Rassouli's Goddesses

RassouliRASSOULI is known in the art community as an artist who reflects mysticism and near-eastern spirituality in his paintings and murals through the use of European painting technology. What appears on the canvases of  Rassouli's Goddesses is a timeless perspective that illuminates the divine creative light through the form of feminine power and beauty.

Known as an artist, an author, a visionary, a speaker, and as a gifted teacher and guide in raising consciousness and developing creativity, Rassouli has created a worldwide following with his unique style and philosophy. What makes his creations so unique is the way he translates spiritual experience from his subconscious onto canvas through meditation at sunrise. His vibrant hues, and joyful color blends coupled with swirling circular brushwork create a unique style of painting that he calls Fusionart, a style that Rassouli has created and registered and is presently teaching to many artists globally.

Born in Isfahan, Rassouli was recognized as the Best Student Artist in Iran when he was fifteen and was awarded a government grant to study painting in Europe. He migrated to the United States in 1963, where he studied painting and architecture at the University of New Mexico, and was honored with the Leadership Award from the Institute of International Education.              
A conceptual vision of expanding light combined with his own creative visualization of feminine beauty has evolved in Rassouli since early childhood, and is expressed in his inspirational paintings, reliefs, book illuminations and murals. He was raised in a home decorated with murals and intricate floral designs. Inspired and encouraged by his Sufi mystic uncle, Rassouli developed an early appreciation for painting and poetry, and he spent endless hours taking lessons from classical and impressionist artists and studying mysticism. He discovered new ways to transform his subconscious images into forms that he could express and share.

Statements by Rassouli about his goddesses
  • I believe it was the male dominance that must have inspired the scientists to call the beginnings of our universe Big Bang, for in actuality, the creation is more of a 'Great Birth.'
  • There are usually two women portrayed in my paintings; the woman that is seen and the one who is unseen. My masculine side leans toward painting the outer attraction, while my feminine side reflects more of the mystery, which is the inner attraction.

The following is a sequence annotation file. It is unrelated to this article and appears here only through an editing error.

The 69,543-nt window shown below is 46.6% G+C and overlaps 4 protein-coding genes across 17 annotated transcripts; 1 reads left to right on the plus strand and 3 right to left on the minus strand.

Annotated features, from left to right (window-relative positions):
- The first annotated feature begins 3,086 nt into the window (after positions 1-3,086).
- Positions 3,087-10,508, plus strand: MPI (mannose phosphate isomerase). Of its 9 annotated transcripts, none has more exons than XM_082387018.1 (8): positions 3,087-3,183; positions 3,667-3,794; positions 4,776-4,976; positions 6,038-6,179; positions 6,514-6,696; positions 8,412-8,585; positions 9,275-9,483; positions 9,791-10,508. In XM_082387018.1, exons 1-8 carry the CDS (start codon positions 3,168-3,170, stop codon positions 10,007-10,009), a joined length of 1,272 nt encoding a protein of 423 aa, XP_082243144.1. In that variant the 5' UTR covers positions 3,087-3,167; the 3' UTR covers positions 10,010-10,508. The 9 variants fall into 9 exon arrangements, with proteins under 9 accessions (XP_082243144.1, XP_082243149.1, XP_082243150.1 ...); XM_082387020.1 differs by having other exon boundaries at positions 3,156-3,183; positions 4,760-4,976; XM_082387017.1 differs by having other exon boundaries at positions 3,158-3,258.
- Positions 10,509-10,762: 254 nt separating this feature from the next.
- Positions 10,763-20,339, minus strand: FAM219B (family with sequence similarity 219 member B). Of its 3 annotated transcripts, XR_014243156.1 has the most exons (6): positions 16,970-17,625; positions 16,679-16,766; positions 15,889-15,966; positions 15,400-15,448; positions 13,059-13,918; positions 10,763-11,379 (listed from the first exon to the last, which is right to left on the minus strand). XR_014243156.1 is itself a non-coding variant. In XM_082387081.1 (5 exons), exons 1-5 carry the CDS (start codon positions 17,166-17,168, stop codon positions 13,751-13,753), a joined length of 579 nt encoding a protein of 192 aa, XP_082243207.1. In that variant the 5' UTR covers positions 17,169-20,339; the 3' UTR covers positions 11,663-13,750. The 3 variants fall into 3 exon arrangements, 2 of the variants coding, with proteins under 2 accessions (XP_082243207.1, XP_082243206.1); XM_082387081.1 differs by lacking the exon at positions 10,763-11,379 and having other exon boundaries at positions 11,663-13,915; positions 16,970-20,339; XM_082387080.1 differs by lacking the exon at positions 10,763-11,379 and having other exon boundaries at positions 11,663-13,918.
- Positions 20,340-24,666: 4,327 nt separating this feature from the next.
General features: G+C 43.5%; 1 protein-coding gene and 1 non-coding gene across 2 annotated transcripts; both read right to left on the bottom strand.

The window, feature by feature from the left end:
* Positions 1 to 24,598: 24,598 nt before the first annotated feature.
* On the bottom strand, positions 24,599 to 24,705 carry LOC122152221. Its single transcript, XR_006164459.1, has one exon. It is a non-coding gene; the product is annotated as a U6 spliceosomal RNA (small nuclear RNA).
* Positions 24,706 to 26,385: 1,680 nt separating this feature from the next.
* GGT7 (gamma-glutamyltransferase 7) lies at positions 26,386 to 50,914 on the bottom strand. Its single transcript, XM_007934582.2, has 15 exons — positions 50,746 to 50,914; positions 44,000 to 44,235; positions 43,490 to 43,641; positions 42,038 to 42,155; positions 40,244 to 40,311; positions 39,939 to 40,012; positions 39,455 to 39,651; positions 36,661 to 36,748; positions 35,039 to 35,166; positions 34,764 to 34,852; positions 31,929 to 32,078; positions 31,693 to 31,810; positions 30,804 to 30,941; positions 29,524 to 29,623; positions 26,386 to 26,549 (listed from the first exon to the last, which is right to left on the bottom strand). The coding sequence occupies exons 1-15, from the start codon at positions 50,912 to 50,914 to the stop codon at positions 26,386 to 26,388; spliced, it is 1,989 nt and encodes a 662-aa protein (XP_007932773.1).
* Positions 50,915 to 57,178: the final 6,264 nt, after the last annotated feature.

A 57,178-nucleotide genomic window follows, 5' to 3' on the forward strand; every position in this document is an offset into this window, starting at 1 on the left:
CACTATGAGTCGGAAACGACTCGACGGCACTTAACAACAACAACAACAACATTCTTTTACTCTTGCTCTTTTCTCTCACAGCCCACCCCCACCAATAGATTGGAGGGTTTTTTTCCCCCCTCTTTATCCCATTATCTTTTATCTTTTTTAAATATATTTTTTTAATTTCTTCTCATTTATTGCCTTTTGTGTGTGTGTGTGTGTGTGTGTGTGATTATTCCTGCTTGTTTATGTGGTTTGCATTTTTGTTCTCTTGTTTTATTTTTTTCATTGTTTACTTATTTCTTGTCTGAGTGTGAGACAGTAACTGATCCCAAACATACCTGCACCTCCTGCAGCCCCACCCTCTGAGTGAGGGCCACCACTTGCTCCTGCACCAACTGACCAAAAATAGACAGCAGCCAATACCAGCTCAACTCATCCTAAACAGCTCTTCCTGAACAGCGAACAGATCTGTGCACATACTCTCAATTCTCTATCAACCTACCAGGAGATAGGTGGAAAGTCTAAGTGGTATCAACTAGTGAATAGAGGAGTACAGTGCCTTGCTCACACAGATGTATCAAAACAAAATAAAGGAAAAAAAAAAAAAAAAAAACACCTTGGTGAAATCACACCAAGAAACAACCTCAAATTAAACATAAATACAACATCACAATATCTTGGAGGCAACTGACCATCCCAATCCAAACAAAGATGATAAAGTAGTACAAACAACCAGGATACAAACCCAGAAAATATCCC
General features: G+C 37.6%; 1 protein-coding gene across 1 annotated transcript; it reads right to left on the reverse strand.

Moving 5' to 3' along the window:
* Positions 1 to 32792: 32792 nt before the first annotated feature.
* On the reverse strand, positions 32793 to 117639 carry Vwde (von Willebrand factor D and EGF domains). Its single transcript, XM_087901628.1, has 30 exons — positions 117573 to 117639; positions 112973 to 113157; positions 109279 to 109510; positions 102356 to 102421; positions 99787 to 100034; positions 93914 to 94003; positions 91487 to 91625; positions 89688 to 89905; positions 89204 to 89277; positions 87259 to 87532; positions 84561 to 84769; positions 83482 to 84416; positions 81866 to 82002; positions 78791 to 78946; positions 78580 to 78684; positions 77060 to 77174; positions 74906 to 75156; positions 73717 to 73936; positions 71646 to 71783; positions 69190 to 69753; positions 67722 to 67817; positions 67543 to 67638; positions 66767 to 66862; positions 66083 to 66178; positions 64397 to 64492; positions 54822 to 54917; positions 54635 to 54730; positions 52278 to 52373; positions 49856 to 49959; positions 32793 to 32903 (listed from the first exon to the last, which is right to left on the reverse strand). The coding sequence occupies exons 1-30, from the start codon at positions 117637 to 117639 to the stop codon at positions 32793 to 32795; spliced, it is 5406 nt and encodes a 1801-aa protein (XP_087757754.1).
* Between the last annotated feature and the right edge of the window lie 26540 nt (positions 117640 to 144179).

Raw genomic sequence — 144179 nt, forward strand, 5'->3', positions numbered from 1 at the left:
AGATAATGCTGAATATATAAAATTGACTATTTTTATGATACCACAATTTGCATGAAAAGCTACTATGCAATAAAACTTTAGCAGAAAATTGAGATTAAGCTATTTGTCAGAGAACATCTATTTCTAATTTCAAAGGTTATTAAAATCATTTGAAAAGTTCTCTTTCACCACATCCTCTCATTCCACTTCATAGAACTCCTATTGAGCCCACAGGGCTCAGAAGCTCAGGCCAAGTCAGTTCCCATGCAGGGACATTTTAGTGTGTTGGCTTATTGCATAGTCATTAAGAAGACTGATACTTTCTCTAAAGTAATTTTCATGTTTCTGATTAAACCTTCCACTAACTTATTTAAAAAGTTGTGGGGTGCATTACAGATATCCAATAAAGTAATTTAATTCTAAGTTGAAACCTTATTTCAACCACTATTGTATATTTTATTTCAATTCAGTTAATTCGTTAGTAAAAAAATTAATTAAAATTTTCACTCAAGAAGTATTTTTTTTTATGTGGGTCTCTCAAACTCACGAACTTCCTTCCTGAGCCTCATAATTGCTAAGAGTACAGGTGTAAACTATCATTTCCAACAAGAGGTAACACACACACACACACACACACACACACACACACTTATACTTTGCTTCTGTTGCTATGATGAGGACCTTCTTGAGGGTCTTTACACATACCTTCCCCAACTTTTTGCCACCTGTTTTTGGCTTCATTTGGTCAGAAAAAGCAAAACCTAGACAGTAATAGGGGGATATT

• I have no interest in painting only the outer beauty of women like many images that have been painted over time. I want to open the spiritual vision of my viewers to go beyond the surface beauty into the inspiration that moved me to create the paintings.
  • What is reflected in my art is something I see and sense in women. The images I paint are not just my creations, but they come to life from a light that shines through me, illuminating the mystery of the soul coming into form through my hands.
  • When I am painting, the canvas becomes my guide. It reveals to me where it wants to be touched and caressed, and I surrender to it using my brush, my fingers, and my hands to create the colors, the feelings, and the sensual effects of the images. I am not creating the women I paint, but it is as if I am following the desire to give pleasure and reflect the beauty I see in women.
  • The women in my paintings express the breath and essence of womanhood as I perceive and experience it in women I know. Many tell me that they recognize something of themselves in my female figures. I have come to feel that what is reflected on my canvas is the feminine nature of the soul that exists in both men and women.
  • For me, as an artist and as a man, the women in my paintings are given their freedom through the love with which I paint them. I feel a longing to free them from the archaic and oppressive way women have been seen in the past. 
  • As a man from the Middle East, I grew up in a culture that was most oppressive to women. Since many of them were veiled, I began to imagine and connect with their inner beauty. This ultimately became a guide in both my life and my art. It was the mystery of what was unseen that attracted me, and I began to express something deeper than the outer appearance. I was venturing into an unknown, and it guided me on an inward journey that stirred my heart and awakened my soul. I began to paint the revelations of the heart. I was reaching to paint the mysterious glow of a radiant energy that became a metaphor for love, for truth, for light, and for life itself. It is a vision that connects me with the longings of those who view and respond to my art.
  • My art invites the viewers of my paintings to come on a journey with me, seeing through my eyes, feeling through my heart, and experiencing the light and revelations of my soul. When that happens, it can awaken the viewers to discover the gift of seeing through the eyes of their own hearts and souls in new ways. Sharing the journey allows the artist and the viewer to recognize their oneness through the energy of an artistic vision of  love.
  • Both feminine and masculine powers are creative, but it is the feminine power that experiences the full circle of creating, nurturing, and transforming as they participate in the creative process. That power, which we call the muse and the Sufis call Khedr, knows and recognizes the guiding light and surrenders to it. As people of the 21st century, we need to allow the feminine voice and heart to guide us in making our transformation into becoming the residents of a UNITED WORLD.

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